The assassination came amid a growing political and social crisis in the country due to increased in violence by illegal groups and Moïse’s attacks on state institutions.
Published on Peoples Dispatch, July 7, 2021
Jovenel Moïse, the de facto president of Haiti, was assassinated at 1am on July 7 at his home. His wife and Haiti’s first lady, Martine Moïse, was also injured in the attack and has been hospitalized. The news was announced by the prime minister Claude Joseph through an official communique early on July 7. In a press conference, Joseph declared a state of emergency and called for an extraordinary council of ministers.
According to the communique, the assailants have not been identified but are suspected to be Spanish-speaking. The official communique called for the population to remain calm and declared that the National Police and Army would be watching over the nation’s security.
The killing comes at a time of rapidly increasing instability and insecurity in the country. A few days ago, Moïse’s government had announced that the constitutional referendum that had been scheduled for June 29 was postponed till September 26 when legislative and presidential elections are set to be held. The referendum itself had been met with widespread rejection from all sectors of Haitian society from the Episocopal Conference to social movements and left political parties as it directly violated the 1987 democratic institution.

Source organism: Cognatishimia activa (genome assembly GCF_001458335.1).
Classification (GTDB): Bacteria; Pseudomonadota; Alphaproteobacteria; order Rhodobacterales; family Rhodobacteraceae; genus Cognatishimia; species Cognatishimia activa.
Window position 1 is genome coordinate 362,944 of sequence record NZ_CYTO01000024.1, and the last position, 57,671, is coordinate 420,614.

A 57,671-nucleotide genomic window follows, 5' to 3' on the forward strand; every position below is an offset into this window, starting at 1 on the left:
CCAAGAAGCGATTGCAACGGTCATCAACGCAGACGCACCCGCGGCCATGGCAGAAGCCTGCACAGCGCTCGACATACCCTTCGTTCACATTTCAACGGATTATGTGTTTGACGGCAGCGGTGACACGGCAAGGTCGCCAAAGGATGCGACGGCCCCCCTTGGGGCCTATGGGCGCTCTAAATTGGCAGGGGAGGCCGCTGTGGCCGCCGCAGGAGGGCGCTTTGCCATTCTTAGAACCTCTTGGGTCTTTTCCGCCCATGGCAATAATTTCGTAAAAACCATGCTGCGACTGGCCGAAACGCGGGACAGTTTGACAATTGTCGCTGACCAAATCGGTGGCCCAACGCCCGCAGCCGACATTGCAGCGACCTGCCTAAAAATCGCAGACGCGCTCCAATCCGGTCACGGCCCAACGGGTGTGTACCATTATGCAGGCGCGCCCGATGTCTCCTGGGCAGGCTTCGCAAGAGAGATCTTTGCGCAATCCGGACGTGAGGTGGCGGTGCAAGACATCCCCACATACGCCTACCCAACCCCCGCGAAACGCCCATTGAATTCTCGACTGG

Moïse, of the Tet Kale party had a controversial term in office which was marked by many attacks on Haiti’s institutions. He held on to power despite the fact that his term had ended on February 7, 2021. Massive protests broke out following his decision to continue as president and his rule was termed a dictatorship.
Furthermore, Haiti’s parliament, which was dominated by opposition parties, was suspended in January 2020 after Moïse repeatedly postponed legislative elections. Judges who opposed Moïse’s actions were dismissed and those supportive of the government were appointed.
His rule also saw a rise in insecurity. According to the National Network for the Defense of Human Rights in Haiti (RNDDH), in the past three years, 12 massacres were carried out by illegal armed groups and in the past several weeks, over ten thousand people were displaced from poor and working class neighborhoods in Port-au-Prince due to the increase in violence. On June 30, 15 people were assassinated, including feminist activist Antoinette Duclaire and journalist Diego Charles.
As of now, there is no conclusive information about who could be behind the assassination of Jovenel Moïse, and analysts have stated that due to the growing instability and widespread opposition it is hard to pinpoint just one force. Analysts have signaled that the assassination will likely deepen the ongoing crisis in Haiti.